According to a recent NCCI Report on Violence (summary) (Full Report, PDF), "the majority of workplace assaults are committed by healthcare patients." While there is good news in the fact that workplace homicides and assaults are on the decline, the NCCI report says this:

"The decline in the rate of workplace assaults has lagged the steady decline in the rate for all lost work-time injuries and illnesses. This reflects a notable change in the composition of the US workforce and, in particular, the ongoing increase in the share of healthcare workers, who experience remarkably high rates of injuries due to assaults by patients. This is especially common in nursing homes and other long-term care facilities. In fact, 61% of all workplace assaults are committed by healthcare patients. For assaults, coworkers make up just 7%, and someone other than a healthcare patient or coworker comprises 23%. The remainder is unspecified."

In a post last year on healthcare workers and on-the-job violence, we talked about some of the perpetrators:

"While many assaults are by patients, friend and family members of patients also can commit the assaults. There are also rapists or muggers who are targeting healthcare settings or solitary workers; drug addicts and robbers, who are looking for medications; and domestic violence brought into the workplace. And it's unclear why violence is on the rise. Many point to staff shortages. Others see the preponderance of alcohol, drugs, and ready access to weapons as contributing factors; others think that hospital administrators do too little in the area of prevention."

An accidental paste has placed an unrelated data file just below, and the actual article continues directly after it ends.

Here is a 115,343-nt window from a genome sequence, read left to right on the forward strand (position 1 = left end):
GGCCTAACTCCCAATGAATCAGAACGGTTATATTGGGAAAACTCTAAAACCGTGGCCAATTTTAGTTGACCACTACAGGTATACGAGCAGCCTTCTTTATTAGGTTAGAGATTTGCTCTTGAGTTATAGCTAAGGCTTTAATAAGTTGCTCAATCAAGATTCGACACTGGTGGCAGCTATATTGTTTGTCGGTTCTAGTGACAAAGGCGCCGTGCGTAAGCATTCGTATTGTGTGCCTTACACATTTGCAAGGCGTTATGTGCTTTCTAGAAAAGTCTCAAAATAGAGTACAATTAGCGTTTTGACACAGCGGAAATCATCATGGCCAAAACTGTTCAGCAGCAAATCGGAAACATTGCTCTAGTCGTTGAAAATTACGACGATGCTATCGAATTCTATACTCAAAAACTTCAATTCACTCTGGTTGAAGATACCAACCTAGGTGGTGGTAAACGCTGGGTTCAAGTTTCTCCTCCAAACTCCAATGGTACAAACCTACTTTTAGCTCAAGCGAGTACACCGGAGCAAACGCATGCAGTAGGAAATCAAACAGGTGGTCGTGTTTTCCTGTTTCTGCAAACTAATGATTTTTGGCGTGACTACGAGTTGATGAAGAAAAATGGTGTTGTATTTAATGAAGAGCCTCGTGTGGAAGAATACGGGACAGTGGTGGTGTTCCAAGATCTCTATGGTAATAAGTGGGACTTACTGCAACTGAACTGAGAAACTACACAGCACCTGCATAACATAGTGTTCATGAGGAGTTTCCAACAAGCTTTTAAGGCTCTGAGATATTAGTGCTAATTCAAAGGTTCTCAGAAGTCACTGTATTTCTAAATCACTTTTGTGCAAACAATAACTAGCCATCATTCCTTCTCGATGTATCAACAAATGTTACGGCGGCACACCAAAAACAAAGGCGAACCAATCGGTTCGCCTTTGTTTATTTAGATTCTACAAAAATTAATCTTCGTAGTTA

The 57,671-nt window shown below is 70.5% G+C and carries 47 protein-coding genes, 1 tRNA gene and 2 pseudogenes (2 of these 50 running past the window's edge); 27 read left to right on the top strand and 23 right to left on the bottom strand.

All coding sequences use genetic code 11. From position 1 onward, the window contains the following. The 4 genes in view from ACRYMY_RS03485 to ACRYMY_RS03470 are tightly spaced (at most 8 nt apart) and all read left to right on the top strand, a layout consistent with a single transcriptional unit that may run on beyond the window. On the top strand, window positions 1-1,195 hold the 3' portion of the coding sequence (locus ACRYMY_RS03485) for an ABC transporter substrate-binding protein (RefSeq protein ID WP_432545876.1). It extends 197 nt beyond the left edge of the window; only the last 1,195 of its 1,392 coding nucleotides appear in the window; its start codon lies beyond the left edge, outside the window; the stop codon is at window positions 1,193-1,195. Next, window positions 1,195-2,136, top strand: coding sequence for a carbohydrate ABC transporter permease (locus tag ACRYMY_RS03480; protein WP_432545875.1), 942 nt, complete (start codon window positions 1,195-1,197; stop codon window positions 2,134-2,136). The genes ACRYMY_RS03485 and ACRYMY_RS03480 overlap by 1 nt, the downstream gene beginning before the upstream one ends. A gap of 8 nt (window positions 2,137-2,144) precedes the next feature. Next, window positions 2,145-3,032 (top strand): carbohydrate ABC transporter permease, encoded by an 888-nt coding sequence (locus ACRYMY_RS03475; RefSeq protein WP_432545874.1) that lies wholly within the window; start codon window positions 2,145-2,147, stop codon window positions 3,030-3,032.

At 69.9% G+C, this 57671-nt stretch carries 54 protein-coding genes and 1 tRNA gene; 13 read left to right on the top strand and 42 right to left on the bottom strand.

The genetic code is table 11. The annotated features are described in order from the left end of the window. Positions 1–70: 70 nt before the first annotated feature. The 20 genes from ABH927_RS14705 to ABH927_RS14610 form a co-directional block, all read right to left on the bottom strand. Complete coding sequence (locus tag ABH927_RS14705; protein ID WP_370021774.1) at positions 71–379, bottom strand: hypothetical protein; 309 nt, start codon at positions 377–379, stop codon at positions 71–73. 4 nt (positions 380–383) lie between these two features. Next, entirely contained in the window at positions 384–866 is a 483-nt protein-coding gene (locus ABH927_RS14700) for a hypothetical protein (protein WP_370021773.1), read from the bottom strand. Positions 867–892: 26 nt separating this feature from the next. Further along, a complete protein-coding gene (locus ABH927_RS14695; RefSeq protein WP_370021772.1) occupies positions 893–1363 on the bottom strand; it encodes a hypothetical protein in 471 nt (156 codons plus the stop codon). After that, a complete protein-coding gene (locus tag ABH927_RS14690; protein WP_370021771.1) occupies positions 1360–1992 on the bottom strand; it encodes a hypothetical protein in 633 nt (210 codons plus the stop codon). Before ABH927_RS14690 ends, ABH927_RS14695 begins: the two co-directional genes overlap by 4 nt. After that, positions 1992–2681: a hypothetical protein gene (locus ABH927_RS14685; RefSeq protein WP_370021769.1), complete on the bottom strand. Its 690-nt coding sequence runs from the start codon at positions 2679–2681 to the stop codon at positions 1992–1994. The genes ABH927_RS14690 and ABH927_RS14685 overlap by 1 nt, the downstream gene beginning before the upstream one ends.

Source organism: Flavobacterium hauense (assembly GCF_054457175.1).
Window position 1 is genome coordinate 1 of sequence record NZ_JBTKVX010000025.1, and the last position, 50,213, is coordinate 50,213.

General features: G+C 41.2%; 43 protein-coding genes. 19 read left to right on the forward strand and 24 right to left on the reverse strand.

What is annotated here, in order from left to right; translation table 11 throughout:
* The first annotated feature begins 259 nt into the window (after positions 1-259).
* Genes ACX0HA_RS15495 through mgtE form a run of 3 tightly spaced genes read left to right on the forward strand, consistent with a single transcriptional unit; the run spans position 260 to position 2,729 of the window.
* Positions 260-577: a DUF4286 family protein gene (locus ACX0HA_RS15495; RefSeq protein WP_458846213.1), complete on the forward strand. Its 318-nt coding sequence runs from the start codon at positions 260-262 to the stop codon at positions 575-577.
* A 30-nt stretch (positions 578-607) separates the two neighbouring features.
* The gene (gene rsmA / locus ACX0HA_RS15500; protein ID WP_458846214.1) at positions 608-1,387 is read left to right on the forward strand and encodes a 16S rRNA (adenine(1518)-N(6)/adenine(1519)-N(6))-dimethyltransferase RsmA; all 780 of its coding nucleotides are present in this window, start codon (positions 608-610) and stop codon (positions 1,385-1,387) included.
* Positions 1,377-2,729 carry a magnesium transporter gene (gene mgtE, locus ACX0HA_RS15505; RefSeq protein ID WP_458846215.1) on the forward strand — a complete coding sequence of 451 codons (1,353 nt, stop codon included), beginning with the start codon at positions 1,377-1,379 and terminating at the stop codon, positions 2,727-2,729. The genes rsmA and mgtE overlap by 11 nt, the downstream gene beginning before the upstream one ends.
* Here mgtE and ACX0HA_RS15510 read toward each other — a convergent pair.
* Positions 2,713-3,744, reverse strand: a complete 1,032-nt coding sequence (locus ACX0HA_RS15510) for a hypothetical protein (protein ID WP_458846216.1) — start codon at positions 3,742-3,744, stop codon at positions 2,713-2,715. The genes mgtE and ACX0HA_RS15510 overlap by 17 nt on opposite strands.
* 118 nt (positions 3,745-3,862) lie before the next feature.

In the list above, we overlooked a huge and growing segment: elderly patients, patients with Alzheimer's, and people suffering from mental illness.

Prevention Tools
OSHA: Guidelines for Preventing Workplace Violence for Health Care & Social Service Workers. See also the slide show overview version

The Emergency Nurses' Association has issued a good Workplace Violence Toolkit.

We also found that WorkSafeBC has put together a series of excellent short video clips for various health care settings.

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March 1, 2012

 

Our colleague Joe Paduda has posted the latest and greatest edition of Health Wonk Review at Managed Care Matters, and it's a good one. If you haven't checked it out lately, you should - there are some really high quality participants and regulars - including a few newcomers like Wing of Zock, a blog with a name that makes us feel like our blog name is pretty pedestrian.

Joe featured a link to our post about the criminal probe related to the Upper Big Branch Mine Disaster and he added an editorial update via link to a new story posted today: UBB disaster: Ex-mine security chief gets 3 years in prison.

You can see more on this conviction and the judge's reasoning about sentencing over at our go-to blog on all mining-related matters - Ken Ward's Coal Tattoo.